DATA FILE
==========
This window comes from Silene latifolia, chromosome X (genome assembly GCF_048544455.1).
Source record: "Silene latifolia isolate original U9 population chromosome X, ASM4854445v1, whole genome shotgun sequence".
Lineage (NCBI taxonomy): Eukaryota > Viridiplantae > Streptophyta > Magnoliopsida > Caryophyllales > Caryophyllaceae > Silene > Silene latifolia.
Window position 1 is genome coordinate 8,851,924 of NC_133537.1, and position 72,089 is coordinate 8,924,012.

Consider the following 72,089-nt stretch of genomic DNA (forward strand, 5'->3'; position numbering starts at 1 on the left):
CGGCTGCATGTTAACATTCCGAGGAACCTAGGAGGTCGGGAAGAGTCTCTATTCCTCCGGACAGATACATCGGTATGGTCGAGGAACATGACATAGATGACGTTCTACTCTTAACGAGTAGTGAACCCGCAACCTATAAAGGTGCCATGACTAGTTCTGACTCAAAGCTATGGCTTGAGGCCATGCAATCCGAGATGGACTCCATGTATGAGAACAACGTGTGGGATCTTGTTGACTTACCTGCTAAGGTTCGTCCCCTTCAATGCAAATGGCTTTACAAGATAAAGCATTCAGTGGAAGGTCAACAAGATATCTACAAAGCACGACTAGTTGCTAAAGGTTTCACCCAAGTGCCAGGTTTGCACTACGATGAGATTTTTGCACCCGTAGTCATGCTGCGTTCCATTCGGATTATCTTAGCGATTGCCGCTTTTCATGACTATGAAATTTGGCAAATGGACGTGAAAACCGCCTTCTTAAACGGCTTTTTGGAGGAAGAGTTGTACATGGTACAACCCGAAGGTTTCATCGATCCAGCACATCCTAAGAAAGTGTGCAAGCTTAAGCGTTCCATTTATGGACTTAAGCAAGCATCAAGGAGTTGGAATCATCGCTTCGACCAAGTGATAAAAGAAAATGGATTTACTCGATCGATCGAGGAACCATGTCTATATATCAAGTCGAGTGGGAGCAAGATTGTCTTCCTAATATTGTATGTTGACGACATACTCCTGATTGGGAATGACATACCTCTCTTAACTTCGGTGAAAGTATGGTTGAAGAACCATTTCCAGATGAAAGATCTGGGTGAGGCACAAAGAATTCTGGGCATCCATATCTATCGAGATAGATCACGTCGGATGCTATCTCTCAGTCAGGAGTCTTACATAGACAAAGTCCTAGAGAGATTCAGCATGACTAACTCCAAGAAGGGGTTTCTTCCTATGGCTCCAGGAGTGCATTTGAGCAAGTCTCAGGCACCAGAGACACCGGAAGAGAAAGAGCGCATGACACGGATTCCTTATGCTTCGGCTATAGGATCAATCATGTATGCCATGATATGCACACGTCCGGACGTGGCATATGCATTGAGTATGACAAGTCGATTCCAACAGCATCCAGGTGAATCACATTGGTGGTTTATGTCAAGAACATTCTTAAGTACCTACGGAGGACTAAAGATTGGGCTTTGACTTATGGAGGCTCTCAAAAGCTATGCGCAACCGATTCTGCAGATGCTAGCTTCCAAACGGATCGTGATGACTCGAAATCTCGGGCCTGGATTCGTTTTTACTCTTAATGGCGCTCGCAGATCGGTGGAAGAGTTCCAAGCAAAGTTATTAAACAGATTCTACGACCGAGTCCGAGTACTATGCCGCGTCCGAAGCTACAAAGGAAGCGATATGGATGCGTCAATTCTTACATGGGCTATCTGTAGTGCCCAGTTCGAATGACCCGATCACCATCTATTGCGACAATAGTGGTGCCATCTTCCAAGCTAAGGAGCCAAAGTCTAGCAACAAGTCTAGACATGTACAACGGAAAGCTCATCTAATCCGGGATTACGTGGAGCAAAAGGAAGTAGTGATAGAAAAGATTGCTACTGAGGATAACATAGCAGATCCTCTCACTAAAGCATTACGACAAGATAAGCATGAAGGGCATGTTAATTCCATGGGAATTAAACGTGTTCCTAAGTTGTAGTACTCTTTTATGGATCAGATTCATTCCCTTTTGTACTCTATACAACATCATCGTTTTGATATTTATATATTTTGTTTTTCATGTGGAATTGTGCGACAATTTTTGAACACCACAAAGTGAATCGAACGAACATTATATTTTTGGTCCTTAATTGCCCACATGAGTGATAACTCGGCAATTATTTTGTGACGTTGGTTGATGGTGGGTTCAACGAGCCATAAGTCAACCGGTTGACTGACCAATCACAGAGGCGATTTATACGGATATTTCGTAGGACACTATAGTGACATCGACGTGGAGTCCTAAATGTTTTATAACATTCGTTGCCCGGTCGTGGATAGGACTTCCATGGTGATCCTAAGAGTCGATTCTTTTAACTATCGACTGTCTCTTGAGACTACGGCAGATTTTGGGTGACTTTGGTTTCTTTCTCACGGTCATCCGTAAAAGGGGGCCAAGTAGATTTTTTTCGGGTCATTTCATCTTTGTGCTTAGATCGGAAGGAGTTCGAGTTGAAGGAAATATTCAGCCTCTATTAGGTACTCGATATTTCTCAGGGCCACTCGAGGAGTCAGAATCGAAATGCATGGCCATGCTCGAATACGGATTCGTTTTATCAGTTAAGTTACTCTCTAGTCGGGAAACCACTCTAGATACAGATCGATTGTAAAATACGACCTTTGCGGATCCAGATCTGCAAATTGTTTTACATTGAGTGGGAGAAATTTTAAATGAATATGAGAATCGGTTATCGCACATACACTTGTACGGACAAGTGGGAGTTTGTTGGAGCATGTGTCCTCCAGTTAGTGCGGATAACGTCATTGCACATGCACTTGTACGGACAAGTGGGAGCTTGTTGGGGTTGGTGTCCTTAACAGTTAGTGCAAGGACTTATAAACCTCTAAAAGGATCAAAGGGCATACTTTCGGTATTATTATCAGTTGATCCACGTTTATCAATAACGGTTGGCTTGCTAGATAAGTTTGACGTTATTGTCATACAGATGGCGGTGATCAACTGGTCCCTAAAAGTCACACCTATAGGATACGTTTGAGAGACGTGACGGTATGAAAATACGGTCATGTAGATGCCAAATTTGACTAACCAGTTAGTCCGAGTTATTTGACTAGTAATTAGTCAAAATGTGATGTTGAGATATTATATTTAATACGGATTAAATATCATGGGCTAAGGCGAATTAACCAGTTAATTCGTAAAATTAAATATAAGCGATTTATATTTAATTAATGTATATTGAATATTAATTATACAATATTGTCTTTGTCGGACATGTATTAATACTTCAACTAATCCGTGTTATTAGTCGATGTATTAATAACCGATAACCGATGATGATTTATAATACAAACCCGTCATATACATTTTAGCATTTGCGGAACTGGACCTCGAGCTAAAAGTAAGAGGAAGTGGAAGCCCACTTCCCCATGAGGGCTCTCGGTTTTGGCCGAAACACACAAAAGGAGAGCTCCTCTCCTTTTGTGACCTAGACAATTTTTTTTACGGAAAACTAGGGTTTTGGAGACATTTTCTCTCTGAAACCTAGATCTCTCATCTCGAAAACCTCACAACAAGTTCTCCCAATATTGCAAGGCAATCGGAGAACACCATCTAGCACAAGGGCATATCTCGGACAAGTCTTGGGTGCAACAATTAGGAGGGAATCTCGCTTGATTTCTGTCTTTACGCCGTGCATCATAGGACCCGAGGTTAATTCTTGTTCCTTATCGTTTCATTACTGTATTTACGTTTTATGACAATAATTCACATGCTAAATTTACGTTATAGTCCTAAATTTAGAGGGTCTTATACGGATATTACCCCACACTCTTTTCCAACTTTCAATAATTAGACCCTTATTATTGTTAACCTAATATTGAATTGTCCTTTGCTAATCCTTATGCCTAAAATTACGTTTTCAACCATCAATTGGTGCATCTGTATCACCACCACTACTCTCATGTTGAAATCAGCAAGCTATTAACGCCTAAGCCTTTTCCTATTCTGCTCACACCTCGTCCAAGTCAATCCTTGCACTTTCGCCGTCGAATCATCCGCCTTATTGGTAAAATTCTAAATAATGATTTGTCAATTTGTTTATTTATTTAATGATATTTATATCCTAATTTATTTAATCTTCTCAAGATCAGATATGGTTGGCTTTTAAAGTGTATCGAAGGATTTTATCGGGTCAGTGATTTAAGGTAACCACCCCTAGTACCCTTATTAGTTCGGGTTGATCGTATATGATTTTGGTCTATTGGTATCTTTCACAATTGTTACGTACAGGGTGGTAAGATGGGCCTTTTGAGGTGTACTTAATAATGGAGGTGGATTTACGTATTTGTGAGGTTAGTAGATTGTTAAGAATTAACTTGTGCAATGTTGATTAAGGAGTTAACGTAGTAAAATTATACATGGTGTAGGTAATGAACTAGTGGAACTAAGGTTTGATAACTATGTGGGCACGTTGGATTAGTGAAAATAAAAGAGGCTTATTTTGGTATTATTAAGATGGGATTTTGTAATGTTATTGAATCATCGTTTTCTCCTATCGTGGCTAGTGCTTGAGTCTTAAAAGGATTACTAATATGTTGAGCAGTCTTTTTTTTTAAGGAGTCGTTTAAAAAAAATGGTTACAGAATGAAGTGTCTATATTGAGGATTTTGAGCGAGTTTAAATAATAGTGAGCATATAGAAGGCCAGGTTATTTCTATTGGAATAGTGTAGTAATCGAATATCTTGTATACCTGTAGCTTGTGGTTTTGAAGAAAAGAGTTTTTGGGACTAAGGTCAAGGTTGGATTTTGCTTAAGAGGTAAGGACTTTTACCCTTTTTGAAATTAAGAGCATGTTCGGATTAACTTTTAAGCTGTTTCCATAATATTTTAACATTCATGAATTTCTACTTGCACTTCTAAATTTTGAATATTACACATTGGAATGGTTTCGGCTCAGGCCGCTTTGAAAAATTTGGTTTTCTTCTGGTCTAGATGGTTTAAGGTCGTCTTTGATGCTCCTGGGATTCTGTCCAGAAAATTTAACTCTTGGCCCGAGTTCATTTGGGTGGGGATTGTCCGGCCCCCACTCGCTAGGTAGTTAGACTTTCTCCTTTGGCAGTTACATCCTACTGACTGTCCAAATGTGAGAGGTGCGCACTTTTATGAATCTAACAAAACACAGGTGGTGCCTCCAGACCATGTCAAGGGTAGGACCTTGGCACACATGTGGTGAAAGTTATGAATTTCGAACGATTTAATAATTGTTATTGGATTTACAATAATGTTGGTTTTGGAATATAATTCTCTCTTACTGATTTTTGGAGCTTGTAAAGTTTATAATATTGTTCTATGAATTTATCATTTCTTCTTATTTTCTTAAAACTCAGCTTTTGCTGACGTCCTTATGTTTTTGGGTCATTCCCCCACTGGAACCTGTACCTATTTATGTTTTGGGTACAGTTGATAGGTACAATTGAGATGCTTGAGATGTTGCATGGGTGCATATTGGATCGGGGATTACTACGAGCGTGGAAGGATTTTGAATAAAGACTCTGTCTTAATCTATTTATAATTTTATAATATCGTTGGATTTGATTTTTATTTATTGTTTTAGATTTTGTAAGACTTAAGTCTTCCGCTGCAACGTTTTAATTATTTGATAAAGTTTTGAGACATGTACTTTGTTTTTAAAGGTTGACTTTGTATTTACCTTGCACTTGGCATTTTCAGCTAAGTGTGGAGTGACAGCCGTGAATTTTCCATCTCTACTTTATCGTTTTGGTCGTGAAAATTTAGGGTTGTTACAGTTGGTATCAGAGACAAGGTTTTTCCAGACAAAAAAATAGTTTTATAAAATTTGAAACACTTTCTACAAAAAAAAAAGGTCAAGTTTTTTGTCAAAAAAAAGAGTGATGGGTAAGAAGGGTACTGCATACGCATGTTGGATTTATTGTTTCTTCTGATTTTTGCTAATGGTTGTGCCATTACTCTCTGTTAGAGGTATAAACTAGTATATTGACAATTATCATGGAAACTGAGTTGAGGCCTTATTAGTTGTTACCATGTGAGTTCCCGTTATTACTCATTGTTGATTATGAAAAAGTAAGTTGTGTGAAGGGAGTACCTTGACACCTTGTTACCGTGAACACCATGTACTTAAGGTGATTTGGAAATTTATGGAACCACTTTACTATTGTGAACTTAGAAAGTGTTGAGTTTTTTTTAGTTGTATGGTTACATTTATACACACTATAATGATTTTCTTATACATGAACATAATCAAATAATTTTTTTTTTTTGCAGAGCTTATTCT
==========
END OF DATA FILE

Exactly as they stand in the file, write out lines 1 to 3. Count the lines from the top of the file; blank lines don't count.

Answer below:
This window comes from Silene latifolia, chromosome X (genome assembly GCF_048544455.1).
Source record: "Silene latifolia isolate original U9 population chromosome X, ASM4854445v1, whole genome shotgun sequence".
Lineage (NCBI taxonomy): Eukaryota > Viridiplantae > Streptophyta > Magnoliopsida > Caryophyllales > Caryophyllaceae > Silene > Silene latifolia.